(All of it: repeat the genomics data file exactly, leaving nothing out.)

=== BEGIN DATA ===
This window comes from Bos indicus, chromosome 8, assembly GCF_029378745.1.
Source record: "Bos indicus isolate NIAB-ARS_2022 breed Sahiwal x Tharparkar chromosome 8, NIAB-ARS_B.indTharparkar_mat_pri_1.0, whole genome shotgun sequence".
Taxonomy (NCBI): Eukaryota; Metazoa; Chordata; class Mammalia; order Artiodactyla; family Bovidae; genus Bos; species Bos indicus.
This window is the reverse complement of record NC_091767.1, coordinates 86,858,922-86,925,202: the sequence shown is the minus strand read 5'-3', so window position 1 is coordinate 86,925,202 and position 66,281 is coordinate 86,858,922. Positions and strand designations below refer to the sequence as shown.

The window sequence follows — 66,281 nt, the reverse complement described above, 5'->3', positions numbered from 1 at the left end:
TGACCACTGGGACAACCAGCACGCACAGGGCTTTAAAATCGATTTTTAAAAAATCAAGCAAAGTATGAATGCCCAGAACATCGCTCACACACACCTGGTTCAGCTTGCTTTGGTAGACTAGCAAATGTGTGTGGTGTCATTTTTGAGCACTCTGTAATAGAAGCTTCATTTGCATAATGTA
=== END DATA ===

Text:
This window comes from Bos indicus, chromosome 8, assembly GCF_029378745.1.
Source record: "Bos indicus isolate NIAB-ARS_2022 breed Sahiwal x Tharparkar chromosome 8, NIAB-ARS_B.indTharparkar_mat_pri_1.0, whole genome shotgun sequence".
Taxonomy (NCBI): Eukaryota; Metazoa; Chordata; class Mammalia; order Artiodactyla; family Bovidae; genus Bos; species Bos indicus.
This window is the reverse complement of record NC_091767.1, coordinates 86,858,922-86,925,202: the sequence shown is the minus strand read 5'-3', so window position 1 is coordinate 86,925,202 and position 66,281 is coordinate 86,858,922. Positions and strand designations below refer to the sequence as shown.

The window sequence follows — 66,281 nt, the reverse complement described above, 5'->3', positions numbered from 1 at the left end:
TGACCACTGGGACAACCAGCACGCACAGGGCTTTAAAATCGATTTTTAAAAAATCAAGCAAAGTATGAATGCCCAGAACATCGCTCACACACACCTGGTTCAGCTTGCTTTGGTAGACTAGCAAATGTGTGTGGTGTCATTTTTGAGCACTCTGTAATAGAAGCTTCATTTGCATAATGTA